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Bin Laden Wants To Be Character Witness

From the DNC’s Associated Press:

Bin Laden: Moussaoui not linked to 9/11

By MAAMOUN YOUSSEF, Associated Press Writer

CAIRO, Egypt – Osama bin Laden purportedly said in an audio tape Tuesday that neither Zacarias Moussaoui — the only person convicted in the U.S. for the Sept. 11 attacks — nor anyone held at Guantanamo had anything to do with the al-Qaida operation.

"He had no connection at all with Sept. 11," the speaker claiming to be bin Laden said in the tape posted on the Internet.

"I am the one in charge of the 19 brothers and I never assigned brother Zacarias to be with them in that mission," he said, referring to the 19 hijackers.

Two counterterrorism officials in Washington, who spoke on condition of anonymity, said U.S. intelligence is aware of the bin Laden message. One of the officials said there is no reason to doubt its authenticity.

Bin Laden also said that none of the hundreds of terror suspects held at the U.S. prison at Guantanamo Bay, Cuba, was involved and most had no ties to al-Qaida.

"Our brothers in Guantanamo … have no connection whatsoever to the events of Sept. 11," he said, adding that "some of them oppose al-Qaida’s methods of calling to fight America."

Bin Laden called all the detainees innocent, claiming they were jailed to justify the cost of the war on terror.

"There must be some justification for the tremendous spending of hundreds of billions of dollars on the (U.S.) defense department and other agencies," he said.

The terror mastermind did indicate that two suspects had links to the attacks on the World Trade Center and Pentagon: "All the prisoners to date have no connection to the Sept. 11 events or knew anything about them, except for two of the brothers," bin Laden said. But he did not provide names or elaborate further and it wasn’t possible to determine if or where they were held.

One of the counterterror officials said the message is part of bin Laden’s continuing effort to demonstrate he is a relevant extremist leader, who is knowledgeable of current events. The official said the message was made for propaganda purposes, and it does not contain any threats.

Moussaoui, a 37-year-old Frenchman and admitted al-Qaida member, was sentenced to life in prison earlier this month after a jury ruled that he was responsible for at least one death on Sept. 11.

The al-Qaida chief said the Sept. 11 hijackers were divided into two groups, "pilots and assistants."

"Since Zacarias Moussaoui was still learning how to fly, he wasn’t No. 20 in the group, as your government has claimed," bin Laden said.

He continued that Moussaoui was not a security risk for al-Qaida, because he did not have knowledge of the plot.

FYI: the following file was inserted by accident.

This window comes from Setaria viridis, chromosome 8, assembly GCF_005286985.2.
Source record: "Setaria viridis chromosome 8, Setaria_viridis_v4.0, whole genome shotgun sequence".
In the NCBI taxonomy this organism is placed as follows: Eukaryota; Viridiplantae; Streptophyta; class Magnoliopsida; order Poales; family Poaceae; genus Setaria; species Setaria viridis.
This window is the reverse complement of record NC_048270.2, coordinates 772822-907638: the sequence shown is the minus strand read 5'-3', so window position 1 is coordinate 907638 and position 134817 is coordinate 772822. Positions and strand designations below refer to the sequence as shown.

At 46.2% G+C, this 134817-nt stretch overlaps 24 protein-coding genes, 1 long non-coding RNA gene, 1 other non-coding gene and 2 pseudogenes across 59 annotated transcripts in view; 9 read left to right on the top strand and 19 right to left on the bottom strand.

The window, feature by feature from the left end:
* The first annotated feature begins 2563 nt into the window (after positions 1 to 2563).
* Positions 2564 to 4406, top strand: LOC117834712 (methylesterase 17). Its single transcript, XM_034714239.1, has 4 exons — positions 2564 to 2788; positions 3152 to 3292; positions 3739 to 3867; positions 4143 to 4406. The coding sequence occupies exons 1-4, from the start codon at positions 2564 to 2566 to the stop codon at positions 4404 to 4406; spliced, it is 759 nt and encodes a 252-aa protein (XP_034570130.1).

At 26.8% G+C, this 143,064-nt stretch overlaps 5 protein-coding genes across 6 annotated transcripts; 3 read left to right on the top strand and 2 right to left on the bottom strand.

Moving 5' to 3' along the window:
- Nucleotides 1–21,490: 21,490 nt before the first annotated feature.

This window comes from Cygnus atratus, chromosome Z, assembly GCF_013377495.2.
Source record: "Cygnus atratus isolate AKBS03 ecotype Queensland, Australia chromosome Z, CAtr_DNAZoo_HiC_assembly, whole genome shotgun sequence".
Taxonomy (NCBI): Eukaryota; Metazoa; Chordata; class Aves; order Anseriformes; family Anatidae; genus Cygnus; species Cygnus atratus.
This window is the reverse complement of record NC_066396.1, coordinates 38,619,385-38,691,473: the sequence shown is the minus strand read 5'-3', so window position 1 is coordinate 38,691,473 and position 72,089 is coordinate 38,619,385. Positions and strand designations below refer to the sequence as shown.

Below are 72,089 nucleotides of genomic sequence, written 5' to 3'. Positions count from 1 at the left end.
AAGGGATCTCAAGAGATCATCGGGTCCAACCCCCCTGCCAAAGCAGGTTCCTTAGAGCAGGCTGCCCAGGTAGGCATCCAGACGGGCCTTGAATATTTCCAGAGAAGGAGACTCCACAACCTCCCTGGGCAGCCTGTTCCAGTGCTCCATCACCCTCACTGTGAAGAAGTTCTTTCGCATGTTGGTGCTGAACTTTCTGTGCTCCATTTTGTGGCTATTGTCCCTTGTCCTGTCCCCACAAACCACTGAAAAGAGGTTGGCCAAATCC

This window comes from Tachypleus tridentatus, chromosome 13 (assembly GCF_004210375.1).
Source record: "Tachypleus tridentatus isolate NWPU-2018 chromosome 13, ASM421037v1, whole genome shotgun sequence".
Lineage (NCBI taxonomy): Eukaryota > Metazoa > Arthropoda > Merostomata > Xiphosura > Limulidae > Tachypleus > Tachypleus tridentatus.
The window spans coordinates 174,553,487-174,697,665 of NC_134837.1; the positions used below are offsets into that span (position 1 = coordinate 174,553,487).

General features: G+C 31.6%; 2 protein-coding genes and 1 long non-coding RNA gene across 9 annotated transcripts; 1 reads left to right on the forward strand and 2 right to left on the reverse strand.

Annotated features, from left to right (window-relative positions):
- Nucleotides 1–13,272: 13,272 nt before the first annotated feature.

"Brother Moussaoui was arrested two weeks before the events, and if he had known something — even very little — about the Sept. 11 group, we would have informed the leader of the operation, Mohammad Atta, and the others … to leave America before being discovered," Bin Laden said.

Bin Laden said Moussaoui’s confession — that he helped plan the attacks — was "void," calling it the result of pressures during imprisonment.

Edward MacMahon, one of the lawyers who defended Moussaoui during his death penalty trial, said bin Laden wouldn’t have made the best witness for his client, even with his statements that Moussaoui had no role in the attacks.

"I never believed there was any evidence to support Moussaoui’s story (that he was the 20th highjacker), and that’s what I told the jury," he said.

The audio message, which is less than five minutes long, was transmitted with a still photo of bin Laden.

If authentic, it would be the third by bin Laden this year. In a tape aired on Arab television in April, he denounced the United States and Europe for cutting off funds to the Hamas-led Palestinian government, accusing them of leading a "Zionist" war on Islam, and urged followers to fight any U.N. peacekeeping force in Sudan.

In January, bin Laden said in an audiotape that al-Qaida was preparing new attacks in the United States but offered a truce — though his lieutenant Ayman al-Zawahri later issued a video saying Washington had refused to take the offer.

The January message was bin Laden’s first in over a year, his longest period of silence since the Sept. 11, 2001 attacks in the United States.

His deputy al-Zawahri releases messages more frequently, appearing in videotapes, while bin Laden has not appeared in a video since October 2004.

Bin Laden did mentioned by name two journalists and a relief worker accused of being aligned to the terror network, saying they had no such ties. Sami al-Hajj, an Al-Jazeera cameraman, was arrested in Afghanistan in 2001 and held at Guantanamo Bay. Tayssir Alouni, an Al-Jazeera correspondent, was convicted by a Spanish court of collaborating with al-Qaida, though he denied the charges. And Abdul Aziz al-Matrafi, who founded an Afghan charity that was branded by the U.S. as supporting terror.

"Well, if old Dinsy says so, that’s good enough for me." (A little Python reference there.)

We should let Moussaoui and all the gentlefolk at Gitmo go. What harm could they do?

Here’s a link to Osama’s latest tape, if you can’t get enough of the guy.

This article was posted by Steve on Tuesday, May 23rd, 2006. Comments are currently closed.

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